Other efforts when it comes to Kansans’ health, like potentially expanding Medicaid or legalizing some form of marijuana, are already in motion. Three Kansas constitutional amendments recently proposed by House Democratic Leadership would see these issues put up to a public vote.
The amendments to the state constitution – one to expand Medicaid, one to legalize medical marijuana and one to legalize recreational marijuana – would instruct the Legislature to create these policies by July 1, 2023.
Before going to a public vote, the proposed amendments will need support from two-thirds of both chambers. House Minority Leader Tom Sawyer was hopeful that despite past impasses on these issues, allowing a vote could spark more conversation with Republicans.
“Republican leadership has actively blocked it with every turn,” the Wichita Democrat said. “It’s time to start turning these things over to Kansans and letting them decide. … It asks Kansans, ‘Do you want the legislature to do this?’ If they vote yes, then the Legislature will have to comply with the will of the voters. “
If passed, the measures would go to a public vote next November. Kansas is one of 12 states yet to expand Medicaid and three states yet to have legalized marijuana in some form.
In 2021, the Kansas House passed a medical marijuana bill, but the Senate chose not to act, although it still could in 2022.
Elections and redistricting
Baseless claims of voter fraud have driven concerns of election integrity and set the stage for further debate over election law in 2022.
Last session, legislators approved a package of bills described by voting rights advocates as restrictive or unconstitutional. A series of legal actions against these measures remain ongoing.
In 2022, both the Senate and the House plan to look further into election integrity. Despite repeatedly saying Kansas elections are safe and secure, Kansas Secretary of State Scott Schwab is pursuing more changes to the election law to combat so-called voter fraud.
Suggestions include changes to election audit processes, securing election equipment and a recommendation to purge voters who skip two elections.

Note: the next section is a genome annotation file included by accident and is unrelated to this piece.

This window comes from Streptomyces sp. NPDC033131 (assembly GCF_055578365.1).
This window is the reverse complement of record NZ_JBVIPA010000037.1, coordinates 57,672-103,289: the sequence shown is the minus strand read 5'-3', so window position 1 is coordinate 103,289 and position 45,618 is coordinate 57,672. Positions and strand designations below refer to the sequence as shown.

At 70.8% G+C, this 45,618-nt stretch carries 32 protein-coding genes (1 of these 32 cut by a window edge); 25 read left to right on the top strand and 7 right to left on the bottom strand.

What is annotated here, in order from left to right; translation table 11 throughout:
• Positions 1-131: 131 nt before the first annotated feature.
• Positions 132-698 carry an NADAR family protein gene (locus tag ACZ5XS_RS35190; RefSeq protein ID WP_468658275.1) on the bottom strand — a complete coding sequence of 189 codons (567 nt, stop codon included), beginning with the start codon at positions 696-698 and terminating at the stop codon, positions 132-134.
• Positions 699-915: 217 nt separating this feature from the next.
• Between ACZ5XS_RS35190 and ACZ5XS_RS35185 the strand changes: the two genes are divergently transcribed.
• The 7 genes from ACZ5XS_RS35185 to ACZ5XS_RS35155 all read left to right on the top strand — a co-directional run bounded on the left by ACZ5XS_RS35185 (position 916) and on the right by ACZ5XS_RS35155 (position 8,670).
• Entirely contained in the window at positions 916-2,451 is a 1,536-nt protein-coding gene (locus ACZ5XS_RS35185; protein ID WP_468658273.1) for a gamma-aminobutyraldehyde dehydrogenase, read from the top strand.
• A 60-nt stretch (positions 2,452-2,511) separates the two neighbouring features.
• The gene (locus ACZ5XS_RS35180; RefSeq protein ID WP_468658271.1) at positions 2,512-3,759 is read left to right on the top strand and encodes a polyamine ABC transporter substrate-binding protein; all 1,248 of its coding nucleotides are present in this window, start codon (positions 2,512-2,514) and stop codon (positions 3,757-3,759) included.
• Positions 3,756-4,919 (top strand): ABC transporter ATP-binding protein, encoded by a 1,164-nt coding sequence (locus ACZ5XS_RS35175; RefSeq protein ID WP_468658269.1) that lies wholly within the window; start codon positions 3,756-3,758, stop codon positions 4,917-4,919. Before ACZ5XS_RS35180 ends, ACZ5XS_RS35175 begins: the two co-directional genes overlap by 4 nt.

“By securing voting equipment, enhancing election audits and voter roll maintenance, Kansans can have confidence that these simple changes will enhance security without causing voter confusion,” Schwab said.
An issue sure to seep into the voting law conversation is redistricting, which could drastically impact future elections. The task of redrawing state maps to serve the interests of nearly 3 million Kansans must be completed by June to provide an orderly process of candidate filings.
The Republican Party has talked openly of developing congressional districts that protect the interests of three incumbent GOP congressmen and undercut reelection prospects of the state’s lone Democrat in Washington, US Rep. Sharice Davids. The Democratic Party has the opposite goal.
Charley Crabtree, a board member with the League of Women Voters of Lawrence and Douglas County, urged lawmakers to avoid legal and political issues.
“Democracy is served when districts are drawn with respect for fairness and the integrity of neighborhoods, when classes of voters are not targeted for suppression and when those in power practice the golden rule of politics – that is, remembering that they will not always be in power, at least not in a true democracy, ”Crabtree said.
Helping hungry Kansans
While big-ticket issues will garner much of the legislature’s attention, Johnson and Rieber are focused on ensuring the economic wellbeing of at-risk Kansans.
One point of emphasis is eliminating the state sales tax on food, something proposed by the governor and attorney general Derek Schmidt last year. Under Kelly’s proposal, estimates indicate a family of four would save $ 500 on their grocery bill. Kelly estimated the state’s loss of revenue to be $ 450 million.
“Here in the ZIP code that I’m in we’re in a food desert on top of the sales tax, so food is expensive and healthy food is rare,” Johnson said. “If we get rid of the food sales tax, that will drastically help the poorest Kansans and just be a tremendous economic boost for them.”
Johnson is also looking at the predatory practice of payday loans, an issue that garnered some conversation in legislative committees last year but never made it to the floor of either chamber. He and Rieber said the payday loan industry and lobbyists have been successful in crushing past coalitions proposing reform.
“When (people of color and poor Kansans) get in trouble and we need a loan, we need some financial resources, the only ones that are available that will loan us money, it’s predatory lending,” Johnson said. “It can feel like the world is against you.”